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April 9, 2014

Jonathan Tobin: Why Did Kerry Lie About Israeli Blame?

Samuel G. Freedman: A resolution 70 years later for a father's unsettling legacy of ashes from Dachau

Jessica Ivins: A resolution 70 years later for a father's unsettling legacy of ashes from Dachau

Kim Giles: Asking for help is not weakness

Kathy Kristof and Barbara Hoch Marcus: 7 Great Growth Israeli Stocks

Matthew Mientka: How Beans, Peas, And Chickpeas Cleanse Bad Cholesterol and Lowers Risk of Heart Disease

Sabrina Bachai: 5 At-Home Treatments For Headaches

The Kosher Gourmet by Daniel Neman Have yourself a matzo ball: The secrets bubby never told you and recipes she could have never imagined

April 8, 2014

Lori Nawyn: At Your Wit's End and Back: Finding Peace

Susan B. Garland and Rachel L. Sheedy: Strategies Married Couples Can Use to Boost Benefits

David Muhlbaum: Smart Tax Deductions Non-Itemizers Can Claim

Jill Weisenberger, M.S., R.D.N., C.D.E : Before You Lose Your Mental Edge

Dana Dovey: Coffee Drinkers Rejoice! Your Cup Of Joe Can Prevent Death From Liver Disease

Chris Weller: Electric 'Thinking Cap' Puts Your Brain Power Into High Gear

The Kosher Gourmet by Marlene Parrish A gift of hazelnuts keeps giving --- for a variety of nutty recipes: Entree, side, soup, dessert

April 4, 2014

Rabbi David Gutterman: The Word for Nothing Means Everything

Charles Krauthammer: Kerry's folly, Chapter 3

Amy Peterson: A life of love: How to build lasting relationships with your children

John Ericson: Older Women: Save Your Heart, Prevent Stroke Don't Drink Diet

John Ericson: Why 50 million Americans will still have spring allergies after taking meds

Cameron Huddleston: Best and Worst Buys of April 2014

Stacy Rapacon: Great Mutual Funds for Young Investors

Sarah Boesveld: Teacher keeps promise to mail thousands of former students letters written by their past selves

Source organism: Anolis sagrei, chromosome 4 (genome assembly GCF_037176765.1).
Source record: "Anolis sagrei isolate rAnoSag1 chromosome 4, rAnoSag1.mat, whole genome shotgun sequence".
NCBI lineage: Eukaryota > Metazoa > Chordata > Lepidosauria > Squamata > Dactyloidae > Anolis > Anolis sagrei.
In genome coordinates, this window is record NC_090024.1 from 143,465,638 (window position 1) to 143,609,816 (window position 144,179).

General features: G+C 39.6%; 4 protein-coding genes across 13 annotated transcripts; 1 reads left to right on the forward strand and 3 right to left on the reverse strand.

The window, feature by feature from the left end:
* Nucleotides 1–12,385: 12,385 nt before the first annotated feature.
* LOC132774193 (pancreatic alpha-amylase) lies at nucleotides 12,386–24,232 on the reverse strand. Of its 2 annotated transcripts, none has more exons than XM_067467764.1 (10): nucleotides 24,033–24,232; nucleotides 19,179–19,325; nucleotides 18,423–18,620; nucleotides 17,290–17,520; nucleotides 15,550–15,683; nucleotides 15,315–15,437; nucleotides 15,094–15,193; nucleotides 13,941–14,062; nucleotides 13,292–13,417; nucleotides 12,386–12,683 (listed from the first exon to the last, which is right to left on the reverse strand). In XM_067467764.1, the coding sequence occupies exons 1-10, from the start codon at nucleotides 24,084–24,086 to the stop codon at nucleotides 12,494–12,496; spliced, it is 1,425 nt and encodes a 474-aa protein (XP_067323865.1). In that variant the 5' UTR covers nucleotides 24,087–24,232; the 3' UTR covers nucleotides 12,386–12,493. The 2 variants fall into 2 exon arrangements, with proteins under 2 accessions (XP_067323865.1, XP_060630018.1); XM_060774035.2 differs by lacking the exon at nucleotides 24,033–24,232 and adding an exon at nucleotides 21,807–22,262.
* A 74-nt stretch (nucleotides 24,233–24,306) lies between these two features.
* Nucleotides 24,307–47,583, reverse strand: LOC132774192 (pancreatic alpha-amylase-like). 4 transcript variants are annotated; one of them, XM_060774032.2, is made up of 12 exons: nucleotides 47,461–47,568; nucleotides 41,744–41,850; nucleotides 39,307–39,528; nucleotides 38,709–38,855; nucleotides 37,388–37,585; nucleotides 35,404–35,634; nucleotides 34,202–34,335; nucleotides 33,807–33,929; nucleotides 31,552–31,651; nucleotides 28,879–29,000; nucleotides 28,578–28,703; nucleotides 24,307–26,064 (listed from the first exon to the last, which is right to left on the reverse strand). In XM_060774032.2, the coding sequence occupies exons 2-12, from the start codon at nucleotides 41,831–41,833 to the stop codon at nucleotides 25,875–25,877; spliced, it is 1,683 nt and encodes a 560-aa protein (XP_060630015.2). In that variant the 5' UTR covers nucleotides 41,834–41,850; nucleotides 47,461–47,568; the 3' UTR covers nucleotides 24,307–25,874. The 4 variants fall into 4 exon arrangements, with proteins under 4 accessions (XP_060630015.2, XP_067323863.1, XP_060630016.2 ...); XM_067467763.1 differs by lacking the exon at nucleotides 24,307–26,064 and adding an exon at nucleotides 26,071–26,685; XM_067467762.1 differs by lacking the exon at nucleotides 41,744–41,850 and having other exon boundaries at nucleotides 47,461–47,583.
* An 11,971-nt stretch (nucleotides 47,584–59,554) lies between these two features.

The Kosher Gourmet by Sharon Thompson Anyone can make a salad, you say. But can they make a great salad? (SECRETS, TESTED TECHNIQUES + 4 RECIPES, INCLUDING DRESSINGS)

April 2, 2014

Paul Greenberg: Death and joy in the spring

Dan Barry: Should South Carolina Jews be forced to maintain this chimney built by Germans serving the Nazis?

Mayra Bitsko: Save me! An alien took over my child's personality

Frank Clayton: Get happy: 20 scientifically proven happiness activities

Susan Scutti: It's Genetic! Obesity and the 'Carb Breakdown' Gene

Lecia Bushak: Why Hand Sanitizer May Actually Harm Your Health

Stacy Rapacon: Great Funds You Can Own for $500 or Less

Cameron Huddleston: 7 Ways to Save on Home Decor

The Kosher Gourmet by Steve Petusevsky Exploring ingredients as edible-stuffed containers (TWO RECIPES + TIPS & TECHINQUES)

Jewish World Review March 23, 2012/ 29 Adar, 5772

A Fawlty slip of the tongue

By Jonah Goldberg




http://www.JewishWorldReview.com | There's a great old "Fawlty Towers" scene (if you're unfamiliar with the 1970s British sitcom, hie thyself to YouTube!) in which Basil Fawlty (John Cleese), an innkeeper, welcomes some German patrons. He gives explicit orders to everyone: "Don't mention the war!" He then proceeds to mention the uncomfortable subject of World War II over and over again.

In one scene, after blurting out references to the war a dozen times while seating the Germans at the restaurant, he says to his wife, "Listen, don't mention the war! I mentioned it once, but I think I got away with it all right." He then returns to the Germans' table to review their lunch order: "So! It's all forgotten now, and let's hear no more about it. So, that's two egg mayonnaise, a prawn Goebbels, a Hermann Goering, and four Colditz salads."(